See Figure 1
Tire inflation is probably the most ignored area of auto maintenance. Gasoline mileage can drop as much as 0.8% for every 1 pound per square inch (psi) of under inflation. Proper tire inflation is also a very important factor in the handling and safety of the car. Tire lift is also affected by air pressure.
Tires should be checked weekly for proper air pressure. A chart, located either in the glove compartment or on the driver's/passenger's door, gives the recommended inflation pressures for your car depending on type of tires used (radial or bias-ply) and whether the car is loaded or unloaded.
Tire pressures should be checked before driving when the tires are still cool. Approximately every 10°F change in tire temperature means a difference of 1 psi, which explains why your car's tires look low on a cold morning. Two items should be a permanent fixture in every car's glove compartment: a tire pressure gauge and a tread depth gauge. Never trust the gauge that is built into service station air pumps as they are notoriously inaccurate.
Before starting on a long trip with lots of luggage, add about 2-4 psi to the tires to make them run cooler, but never exceed the maximum inflation pressure marked on the side of the tire.
See Figures 2, 3 and 4
All tires made since 1968 have 8 built-in tread wear indicator bars that show up as 1 / 2 in. (13mm) wide smooth bands across the tire when 1 / 16 in. (1.5mm) of tread remains. The appearance of these tread wear indicators means that the tires should be replaced. In fact, many states have laws prohibiting the use of tires with less than 1 / 16 in. (1.5mm) tread depth. Unusual wear may indicate front end alignment problems.
You can check your own tread depth with an inexpensive gauge or by using a Lincoln head penny. Slip the penny into several tread grooves. If you can see the top of Honest Abe's head in 2 adjacent grooves, the tires have less than 1 / 16 tread left and should be replaced. You can measure snow tires in the same manner by using the tails side of the Lincoln penny. If you can see the top of the Lincoln Memorial, it's time to replace the snow tires.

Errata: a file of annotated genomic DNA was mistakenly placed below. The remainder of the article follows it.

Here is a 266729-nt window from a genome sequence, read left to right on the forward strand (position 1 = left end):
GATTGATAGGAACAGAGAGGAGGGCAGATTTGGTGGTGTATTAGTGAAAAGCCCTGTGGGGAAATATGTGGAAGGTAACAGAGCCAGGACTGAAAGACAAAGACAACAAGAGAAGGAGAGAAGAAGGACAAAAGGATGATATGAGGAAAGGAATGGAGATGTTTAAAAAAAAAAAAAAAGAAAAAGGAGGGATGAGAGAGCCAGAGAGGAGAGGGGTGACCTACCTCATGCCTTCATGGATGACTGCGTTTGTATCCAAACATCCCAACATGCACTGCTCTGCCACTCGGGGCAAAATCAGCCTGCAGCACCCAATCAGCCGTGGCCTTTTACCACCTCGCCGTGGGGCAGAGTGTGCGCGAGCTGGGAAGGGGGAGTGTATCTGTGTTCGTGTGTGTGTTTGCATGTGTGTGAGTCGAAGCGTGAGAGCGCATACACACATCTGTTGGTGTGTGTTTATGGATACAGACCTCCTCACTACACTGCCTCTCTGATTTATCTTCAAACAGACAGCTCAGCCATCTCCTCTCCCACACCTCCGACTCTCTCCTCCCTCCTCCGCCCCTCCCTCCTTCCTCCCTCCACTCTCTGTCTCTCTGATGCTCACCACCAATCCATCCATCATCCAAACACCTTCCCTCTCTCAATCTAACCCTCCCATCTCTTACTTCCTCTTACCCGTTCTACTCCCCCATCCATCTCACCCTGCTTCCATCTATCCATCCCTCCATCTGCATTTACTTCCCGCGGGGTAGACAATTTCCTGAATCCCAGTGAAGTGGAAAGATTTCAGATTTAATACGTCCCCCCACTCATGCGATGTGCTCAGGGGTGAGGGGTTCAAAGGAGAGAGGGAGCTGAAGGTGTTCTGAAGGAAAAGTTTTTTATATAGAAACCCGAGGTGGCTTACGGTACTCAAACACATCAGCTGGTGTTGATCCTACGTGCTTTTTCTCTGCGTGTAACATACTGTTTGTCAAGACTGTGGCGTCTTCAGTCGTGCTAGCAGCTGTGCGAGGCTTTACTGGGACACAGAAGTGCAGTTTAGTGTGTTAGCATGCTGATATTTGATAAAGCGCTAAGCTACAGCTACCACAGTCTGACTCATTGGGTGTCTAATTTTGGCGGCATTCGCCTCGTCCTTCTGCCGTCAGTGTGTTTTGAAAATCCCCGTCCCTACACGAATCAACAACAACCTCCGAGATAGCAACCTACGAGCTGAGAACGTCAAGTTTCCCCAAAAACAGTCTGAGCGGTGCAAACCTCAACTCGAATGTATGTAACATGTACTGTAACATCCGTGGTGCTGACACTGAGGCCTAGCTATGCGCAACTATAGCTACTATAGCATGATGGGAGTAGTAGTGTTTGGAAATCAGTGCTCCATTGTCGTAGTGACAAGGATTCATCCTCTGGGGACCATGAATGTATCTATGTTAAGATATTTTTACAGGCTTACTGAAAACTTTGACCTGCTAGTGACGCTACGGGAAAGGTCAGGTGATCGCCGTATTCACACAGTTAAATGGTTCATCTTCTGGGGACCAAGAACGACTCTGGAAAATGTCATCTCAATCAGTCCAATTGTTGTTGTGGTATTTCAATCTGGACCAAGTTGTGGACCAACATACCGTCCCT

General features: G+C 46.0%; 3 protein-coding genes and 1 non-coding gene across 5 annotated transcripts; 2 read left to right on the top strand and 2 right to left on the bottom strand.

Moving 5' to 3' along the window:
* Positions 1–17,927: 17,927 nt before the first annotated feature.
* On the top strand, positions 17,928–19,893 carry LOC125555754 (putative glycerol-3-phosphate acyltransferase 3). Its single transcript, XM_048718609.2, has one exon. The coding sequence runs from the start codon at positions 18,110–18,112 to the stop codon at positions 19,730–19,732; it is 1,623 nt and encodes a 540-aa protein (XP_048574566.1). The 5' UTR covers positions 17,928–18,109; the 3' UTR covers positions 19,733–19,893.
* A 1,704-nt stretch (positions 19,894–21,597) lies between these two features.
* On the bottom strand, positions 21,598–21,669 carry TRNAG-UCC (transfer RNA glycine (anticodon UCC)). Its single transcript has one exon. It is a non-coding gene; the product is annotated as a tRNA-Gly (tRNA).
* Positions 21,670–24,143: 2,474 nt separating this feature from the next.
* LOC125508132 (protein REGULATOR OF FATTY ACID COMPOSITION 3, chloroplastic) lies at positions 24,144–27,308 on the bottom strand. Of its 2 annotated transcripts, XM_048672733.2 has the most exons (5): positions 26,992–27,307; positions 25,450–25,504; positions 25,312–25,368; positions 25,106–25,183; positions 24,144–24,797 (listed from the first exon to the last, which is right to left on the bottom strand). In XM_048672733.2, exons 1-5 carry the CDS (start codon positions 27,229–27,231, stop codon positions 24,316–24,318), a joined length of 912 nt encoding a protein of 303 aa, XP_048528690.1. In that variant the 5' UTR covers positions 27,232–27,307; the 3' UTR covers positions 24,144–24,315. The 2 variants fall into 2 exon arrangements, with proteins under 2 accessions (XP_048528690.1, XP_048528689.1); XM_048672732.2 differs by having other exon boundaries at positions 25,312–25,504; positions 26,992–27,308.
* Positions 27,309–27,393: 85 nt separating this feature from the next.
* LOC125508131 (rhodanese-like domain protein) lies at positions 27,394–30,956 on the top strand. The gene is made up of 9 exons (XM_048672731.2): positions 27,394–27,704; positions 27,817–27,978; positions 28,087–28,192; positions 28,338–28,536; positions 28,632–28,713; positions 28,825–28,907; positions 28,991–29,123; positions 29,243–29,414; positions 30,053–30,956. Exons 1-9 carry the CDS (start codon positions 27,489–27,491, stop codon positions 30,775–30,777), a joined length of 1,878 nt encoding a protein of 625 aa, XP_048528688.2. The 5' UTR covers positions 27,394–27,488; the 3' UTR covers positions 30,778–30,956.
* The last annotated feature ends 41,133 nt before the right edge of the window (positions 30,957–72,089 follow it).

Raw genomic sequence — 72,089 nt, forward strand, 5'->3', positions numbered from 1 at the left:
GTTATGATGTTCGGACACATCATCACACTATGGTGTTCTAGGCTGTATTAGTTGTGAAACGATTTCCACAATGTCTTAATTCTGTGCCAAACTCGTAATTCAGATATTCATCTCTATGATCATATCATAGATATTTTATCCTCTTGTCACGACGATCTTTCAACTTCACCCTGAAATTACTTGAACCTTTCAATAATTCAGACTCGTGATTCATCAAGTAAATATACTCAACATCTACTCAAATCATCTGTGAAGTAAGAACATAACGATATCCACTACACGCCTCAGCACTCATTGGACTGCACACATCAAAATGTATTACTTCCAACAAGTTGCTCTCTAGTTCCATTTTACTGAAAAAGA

See Figure 5
Tire wear can be equalized by switching the position of the tires about every 5,000-6,000 miles (see the accompanying diagram). The pattern you use depends on whether or not your car has a full-sized usable spare or a undersized "donut" spare. Because the compact or donut spare tire is designed for limited emergency use, it should not be included in normal tire rotation. Including a conventional spare in the rotation pattern can give up to 20% more tire life.
Due to their design, radial tires tend to wear faster in the shoulder area, particularly in the front positions. Radial tires in non-drive locations, may develop an irregular wear pattern that can generate tire noise. It was originally thought the radial tires should not be cross-switched (from one side of the car to the other); because of their wear patterns and that they would last longer if their direction of rotation is not changed. The manufacturer's recommendations for tire rotation allows and even suggest cross-switching radial tires to allow for more uniform tire wear.
Some specialty aftermarket tires may be directional, meaning they may only be mounted to rotate in one direction. Some snow tires and special performance tires/wheels will fall into this category and will be marked with directional rotation arrows on the tire sidewalls. NEVER switch the direction of rotation on tires so marked or poor performance/tire damage could occur. This should be taken into consideration in choosing a rotation pattern for directional tires.
Store tires at proper inflation pressures if they are mounted on wheels. Mark radial and studded snow tires with an arrow showing direction of rotation so they can be mounted the same way. All tires should be kept in a cool, dry place. If tires are stored in the garage or basement, do not let them stand on a concrete floor; lay them down on strips of wood.
BUYING NEW TIRES
When buying new tires, give some thought to the following points, especially if you are considering a switch to larger tires or a different profile series:
- All four tires must be of the same construction type. This rule cannot be violated. Radial, bias, and bias-belted tires must not be mixed.
- The wheels should be the correct width for the tire. Tire dealers have charts comparing tire and rim compatibility. A mismatch will cause sloppy handling and rapid tire wear. The tread width should match the rim width (inside bead to inside bead) within an inch. For radial tires, the rim width should be 80% or less of the tire (not tread) width.
- The height (mounted diameter) of the new tires can change speedometer accuracy, engine speed at a given road speed, fuel mileage, acceleration, and ground clearance. Tire manufacturers furnish full measurement specifications.
- The spare tire should be usable, at least for short distance and low speed operation, with the new tires.
- There shouldn't be any body interference when loaded, on bumps, or in turns.